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The City of Raleigh will hold elections for Mayor and City Council on October 6th.  Bonner Gaylord has served on the City Council since 2009 and is seeking re-election.

Bonner’s challengers for the District E seat on the City Council are DeAnthony Collins and Edie Jeffreys.

The DLA asked Bonner a series of questions.  Here are his answers:


What factors need to be balanced in providing for downtown Raleigh’s growth as a vital, sustainable, creative environment for both residents and businesses?

Raleigh is a growing, prosperous city, and to maintain that growth and prosperity, we have to balance our economic development with protecting quality of life. I don’t think this has to be an oppositional balance. In fact, I think the two go hand in hand. All of the economic development initiatives in the world won’t attract people if the quality of life doesn’t make them want to stay. As a city councilor, I have listened to people in the public, private and educational sectors to make sure Raleigh was doing all it could to help them thrive. The revitalization of Raleigh’s downtown has provided a boost to our whole city and we should keep working to make it an area where people can live, work, dine and entertain themselves.

You were one of the City Council members who recently voted against a curfew on outdoor dining and drinking.  Please share with us the factors that influenced your vote, as well your thoughts on how to respond most effectively to downtown residents’ complaints about late night noise and congestion.

I voted against the curfew on outdoor dining and drinking because we shouldn’t kill the goose that laid the golden egg. For years, we wanted Raleigh to have a vibrant downtown with the types of dining, nightlife and cultural experiences that are the hallmarks of any great city. Having these entertainment options is what allows Raleigh to keep attracting the best and the brightest of the new workforce. Now that we have that kind of vitality, we shouldn’t punish the entrepreneurs who took a risk to bring it to us. The curfew doesn’t discourage noise in our downtown, it just discourages investment in our downtown.  Much of the noise comes from car and taxi congestion, so I voted for an ordinance that bans left turns on downtown streets late at night. The left turn ban will clear congestion faster, which means less noise and fewer horns honking!

If elected, this will be your fourth term on City Council representing District E.  You mention priorities like cutting government waste and keeping taxes low, supporting alternative forms of transportation, and keeping our neighborhoods safe and vibrant.   How have your actions of the last two terms facilitated these goals?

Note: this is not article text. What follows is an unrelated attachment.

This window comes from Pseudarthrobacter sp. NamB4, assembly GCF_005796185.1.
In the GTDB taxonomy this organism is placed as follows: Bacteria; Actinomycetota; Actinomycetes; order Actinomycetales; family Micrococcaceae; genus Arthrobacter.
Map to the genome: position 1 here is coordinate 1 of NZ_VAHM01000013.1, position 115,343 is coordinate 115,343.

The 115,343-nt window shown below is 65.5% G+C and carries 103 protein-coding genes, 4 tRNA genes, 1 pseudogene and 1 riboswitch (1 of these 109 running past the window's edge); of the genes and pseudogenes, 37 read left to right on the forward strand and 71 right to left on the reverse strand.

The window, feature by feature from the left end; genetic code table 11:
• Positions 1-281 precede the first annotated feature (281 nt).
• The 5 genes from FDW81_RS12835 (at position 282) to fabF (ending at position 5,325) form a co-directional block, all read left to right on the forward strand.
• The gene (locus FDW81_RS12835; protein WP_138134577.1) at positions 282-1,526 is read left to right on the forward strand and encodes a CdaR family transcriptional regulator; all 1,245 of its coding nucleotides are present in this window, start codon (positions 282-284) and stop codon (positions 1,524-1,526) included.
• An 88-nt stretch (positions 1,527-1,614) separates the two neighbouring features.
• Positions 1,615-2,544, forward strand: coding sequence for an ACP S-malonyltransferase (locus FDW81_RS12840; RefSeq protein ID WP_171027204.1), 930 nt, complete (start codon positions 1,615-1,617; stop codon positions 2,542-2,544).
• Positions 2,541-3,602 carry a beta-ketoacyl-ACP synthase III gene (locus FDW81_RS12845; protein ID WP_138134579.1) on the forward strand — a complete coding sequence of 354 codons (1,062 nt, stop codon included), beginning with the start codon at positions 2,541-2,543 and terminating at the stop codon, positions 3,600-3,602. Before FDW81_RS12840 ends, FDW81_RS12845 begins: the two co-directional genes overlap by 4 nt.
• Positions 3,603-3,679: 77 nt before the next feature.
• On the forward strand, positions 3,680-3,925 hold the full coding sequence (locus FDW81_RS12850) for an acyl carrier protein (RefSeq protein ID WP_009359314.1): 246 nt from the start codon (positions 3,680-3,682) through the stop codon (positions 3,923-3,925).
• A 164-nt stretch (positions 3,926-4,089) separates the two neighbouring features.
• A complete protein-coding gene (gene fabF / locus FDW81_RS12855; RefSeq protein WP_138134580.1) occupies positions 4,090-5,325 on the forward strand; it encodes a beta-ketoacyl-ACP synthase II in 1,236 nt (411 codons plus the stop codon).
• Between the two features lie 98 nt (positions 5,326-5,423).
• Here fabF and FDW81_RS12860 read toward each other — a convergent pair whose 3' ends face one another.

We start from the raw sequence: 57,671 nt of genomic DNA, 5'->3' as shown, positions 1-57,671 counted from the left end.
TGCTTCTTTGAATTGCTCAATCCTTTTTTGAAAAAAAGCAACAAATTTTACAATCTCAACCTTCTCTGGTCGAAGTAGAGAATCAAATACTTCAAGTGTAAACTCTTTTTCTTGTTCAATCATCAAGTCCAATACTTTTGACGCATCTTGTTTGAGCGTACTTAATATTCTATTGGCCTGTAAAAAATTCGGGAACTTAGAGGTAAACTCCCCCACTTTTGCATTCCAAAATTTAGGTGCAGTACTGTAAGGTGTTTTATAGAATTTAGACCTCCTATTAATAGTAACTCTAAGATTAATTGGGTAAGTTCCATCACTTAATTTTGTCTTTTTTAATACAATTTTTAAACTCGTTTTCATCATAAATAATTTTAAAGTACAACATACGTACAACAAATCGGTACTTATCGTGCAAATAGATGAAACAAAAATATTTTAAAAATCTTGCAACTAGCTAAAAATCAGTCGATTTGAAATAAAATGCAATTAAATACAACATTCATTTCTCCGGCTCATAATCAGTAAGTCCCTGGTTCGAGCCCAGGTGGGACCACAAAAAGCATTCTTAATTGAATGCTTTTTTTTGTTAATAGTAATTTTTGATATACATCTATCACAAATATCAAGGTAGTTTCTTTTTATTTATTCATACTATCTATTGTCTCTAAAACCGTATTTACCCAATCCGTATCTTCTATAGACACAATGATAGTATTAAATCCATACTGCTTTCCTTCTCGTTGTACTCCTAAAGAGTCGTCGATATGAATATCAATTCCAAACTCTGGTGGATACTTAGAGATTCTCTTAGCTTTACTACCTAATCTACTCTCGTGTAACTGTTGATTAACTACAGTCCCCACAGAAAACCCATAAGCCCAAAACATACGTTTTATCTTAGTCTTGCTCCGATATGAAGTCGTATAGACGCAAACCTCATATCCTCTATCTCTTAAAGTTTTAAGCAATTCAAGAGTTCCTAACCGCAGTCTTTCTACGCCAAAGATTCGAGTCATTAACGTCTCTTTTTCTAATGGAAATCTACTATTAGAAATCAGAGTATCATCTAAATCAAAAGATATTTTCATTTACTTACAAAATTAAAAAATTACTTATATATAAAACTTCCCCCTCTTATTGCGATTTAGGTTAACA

In my fourth term on the council I am going to keep doing what I’ve done my first three terms – stick to my guns about doing what is right for the city Raleigh is and for the city we want Raleigh to be. Our city is growing at an explosive rate and we have to grow up, not out if we want to preserve everything we love about it. I have always pushed for Raleigh to encourage smart, sustainable growth that concentrates in urban cores connected to a more robust transportation system. Strategically concentrating our growth in denser areas preserves the character of established neighborhoods while simultaneously making our city attractive to the next generation of Raleigh residents.

In addition to voting for smart growth and sustainable infrastructure as a councilor, I have worked to make Raleigh a more modern, open and accessible city by bringing technology like SeeClickFix and the upcoming Downtown Raleigh App to the city. I have also encouraged innovation and entrepreneurship to thrive by co-founding CityCamp and helping bring Google Fiber to Raleigh.

At every step of the way, I have listened to our residents by hosting town hall meetings, collecting their opinions on my website and being accessible on social media. I believe that being a good city councilor is a by-product of being a good listener.

What three adjectives would you use to describe what you love best about downtown Raleigh, and what is needed most to further develop those aspects?

I would describe downtown Raleigh as vibrant, modern and walkable. Within a few blocks, downtown Raleigh has the kinds of living, dining and cultural offerings that make cities attractive to the next generation of workers. To take our downtown to the next level, we need to add grocery stores, retail and better public transportation options.

You talk a lot about density, walkability and better transportation infrastructure. Why is that?

I have been to other cities that were growing 20 years ago the way we are now. Many of them didn’t make long-term plans and investments to manage their growth and they are paying for it now with more traffic, more sprawl and a lower quality of life. I was born in Raleigh, I grew up in Raleigh and I started a family in Raleigh. I want my children to want to do the same when they grow up. In order to be a great city, we have to be smart about planning for the Raleigh of tomorrow, not just the Raleigh of today.

Candidate’s website: